In the past, traditional British construction methods have assumed that property ventilation will come from natural air permeation. This can, however, increase heating costs and cause draughts from open windows. Similarly, the increased insulation levels in new energy-efficient properties mean that ventilation requirements can increase by up to a third. Not only can the construction of properties affect the ventilation but also the way that we live within properties; being out of the property all day and then coming in at night and within a few hours putting on heating, cooking, bathing, all of which affect the air within the property. This can lead to poor indoor air quality and lead to condensation-related mould damage.
What is ventilation?
Ventilation is the process of fresh air being introduced to a room or building and its purpose is to remove any polluted air from inside the property and replace it with fresh, external air.
What causes air to become polluted?
- Carbon Dioxide (CO2) is created by people, pets and combustion appliances, such as wood burning stoves.
- Volatile Organic Compounds (VOCs) from aerosols and formaldehyde, which can be found in new furniture and carpets.
- Carbon Monoxide (CO) from combustion appliances and smoking.
- Moisture from washing and cooking. Statistics suggest that each person can add up to 5 litres of moisture to their home environment each day.
- Allergens e.g. from house dust mites. (The waste of house dust mites can trigger asthmatic reactions in sufferers).
- Odours e.g. from cooking and pets.
Which pollutants have the most significant impact?
Moisture may be one of the most significant pollutants as high volumes of moisture are generated by daily activities such as showering and cooking and research has suggested that if relative humidity reaches and exceeds 70% for extended periods of time then it is highly likely that condensation could occur on cold surfaces. This, in turn can cause both black mould and dust mites to thrive.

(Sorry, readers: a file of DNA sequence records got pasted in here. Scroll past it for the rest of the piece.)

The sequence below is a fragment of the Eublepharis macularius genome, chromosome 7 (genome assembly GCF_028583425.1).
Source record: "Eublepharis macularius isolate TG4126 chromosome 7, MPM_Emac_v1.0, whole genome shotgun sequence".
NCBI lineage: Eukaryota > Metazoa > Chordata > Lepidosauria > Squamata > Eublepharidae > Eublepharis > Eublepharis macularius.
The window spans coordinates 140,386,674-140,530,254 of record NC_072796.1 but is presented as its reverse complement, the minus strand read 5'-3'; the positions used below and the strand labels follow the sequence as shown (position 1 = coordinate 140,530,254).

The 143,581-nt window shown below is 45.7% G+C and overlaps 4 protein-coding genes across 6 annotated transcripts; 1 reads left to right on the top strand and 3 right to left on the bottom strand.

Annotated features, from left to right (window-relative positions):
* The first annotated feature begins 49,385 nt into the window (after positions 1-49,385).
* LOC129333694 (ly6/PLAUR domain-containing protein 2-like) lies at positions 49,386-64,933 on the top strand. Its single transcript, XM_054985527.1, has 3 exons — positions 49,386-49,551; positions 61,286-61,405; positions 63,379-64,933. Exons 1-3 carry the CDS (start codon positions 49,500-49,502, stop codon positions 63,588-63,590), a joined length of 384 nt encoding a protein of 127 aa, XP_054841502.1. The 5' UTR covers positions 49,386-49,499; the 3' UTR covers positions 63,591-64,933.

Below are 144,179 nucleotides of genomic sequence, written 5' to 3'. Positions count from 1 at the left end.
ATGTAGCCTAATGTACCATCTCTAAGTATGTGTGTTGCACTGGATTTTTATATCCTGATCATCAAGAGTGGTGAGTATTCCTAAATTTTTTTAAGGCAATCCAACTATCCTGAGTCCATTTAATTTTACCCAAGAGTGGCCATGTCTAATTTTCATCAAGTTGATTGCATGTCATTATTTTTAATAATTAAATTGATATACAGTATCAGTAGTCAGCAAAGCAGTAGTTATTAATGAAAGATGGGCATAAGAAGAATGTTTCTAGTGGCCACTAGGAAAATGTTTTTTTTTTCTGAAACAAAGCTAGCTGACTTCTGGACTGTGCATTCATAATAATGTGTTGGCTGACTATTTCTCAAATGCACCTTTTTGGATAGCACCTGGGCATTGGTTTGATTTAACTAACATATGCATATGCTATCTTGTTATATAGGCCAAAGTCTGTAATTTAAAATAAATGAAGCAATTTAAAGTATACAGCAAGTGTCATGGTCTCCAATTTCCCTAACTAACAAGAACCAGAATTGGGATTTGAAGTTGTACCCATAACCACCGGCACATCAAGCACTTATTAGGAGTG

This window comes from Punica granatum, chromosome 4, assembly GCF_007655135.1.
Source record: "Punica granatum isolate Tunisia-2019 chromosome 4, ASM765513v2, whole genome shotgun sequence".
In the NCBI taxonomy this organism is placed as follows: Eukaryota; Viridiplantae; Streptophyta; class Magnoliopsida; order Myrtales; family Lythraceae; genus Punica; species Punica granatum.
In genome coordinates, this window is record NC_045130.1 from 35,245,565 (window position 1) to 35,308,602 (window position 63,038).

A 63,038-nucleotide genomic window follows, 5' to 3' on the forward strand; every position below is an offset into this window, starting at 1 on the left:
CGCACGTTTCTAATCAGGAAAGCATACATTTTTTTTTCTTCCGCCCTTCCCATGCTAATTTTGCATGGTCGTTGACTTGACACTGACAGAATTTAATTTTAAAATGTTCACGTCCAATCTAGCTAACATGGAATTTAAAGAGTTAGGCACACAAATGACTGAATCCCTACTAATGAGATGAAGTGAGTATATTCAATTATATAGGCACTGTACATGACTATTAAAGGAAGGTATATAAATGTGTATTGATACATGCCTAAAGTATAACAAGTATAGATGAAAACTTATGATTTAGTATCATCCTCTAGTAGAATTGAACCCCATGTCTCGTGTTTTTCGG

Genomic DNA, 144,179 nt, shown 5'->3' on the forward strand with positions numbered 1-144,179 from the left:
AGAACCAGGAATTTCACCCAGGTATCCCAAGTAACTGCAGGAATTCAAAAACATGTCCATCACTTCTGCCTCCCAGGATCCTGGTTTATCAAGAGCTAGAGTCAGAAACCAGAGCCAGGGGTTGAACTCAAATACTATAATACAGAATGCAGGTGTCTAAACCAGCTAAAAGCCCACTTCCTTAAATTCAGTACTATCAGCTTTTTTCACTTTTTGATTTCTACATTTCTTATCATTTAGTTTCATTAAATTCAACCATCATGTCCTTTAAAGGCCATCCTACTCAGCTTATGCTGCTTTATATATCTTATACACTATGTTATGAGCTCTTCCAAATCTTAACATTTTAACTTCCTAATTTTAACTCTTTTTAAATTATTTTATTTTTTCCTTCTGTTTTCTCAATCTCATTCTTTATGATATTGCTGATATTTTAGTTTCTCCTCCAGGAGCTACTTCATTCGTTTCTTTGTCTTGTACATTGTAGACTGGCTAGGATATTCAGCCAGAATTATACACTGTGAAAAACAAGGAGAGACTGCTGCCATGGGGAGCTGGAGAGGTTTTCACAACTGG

High levels of humidity can also cause interstitial condensation which occurs when warm air infiltrates gaps and cracks in the building fabric. The moisture from the air then condenses on cold surfaces which may cause rotting of timber or corrosion of metal components which may cause structural damage without outward visible indications.
Without effective air ventilation quality of life can be affected as the internal pollutants cause a reduction in air quality and health can be adversely impacted.
How can you ventilate your home?
The Building Regulations for England and Wales (Approved Document F) suggests that there should be a 3-pronged approach when looking at ventilation.
- Extract ventilation from rooms where water vapour is an issue such as kitchens and bathrooms.
- Whole dwelling/building ventilation to provide fresh air to the property and to dilute and disperse any water vapour and pollutants not dealt with by the extract ventilation. This is a continuous process although the rate of exchange may be reduced when the property is empty and increase when it is occupied.
- Purge ventilation is an intermittent process and is only required when occasional activities occur such as painting and decorating. It is manually controlled and can be natural or mechanical.
This approach is considered when designing bespoke systems to prevent condensation issues within buildings.
For more information on ventilation in your property, or to arrange a Condensation survey, please contact us on:
Tel: 01276 66466
Alternatively, you can take a look at some of the products and solutions we provide on our Condensation page.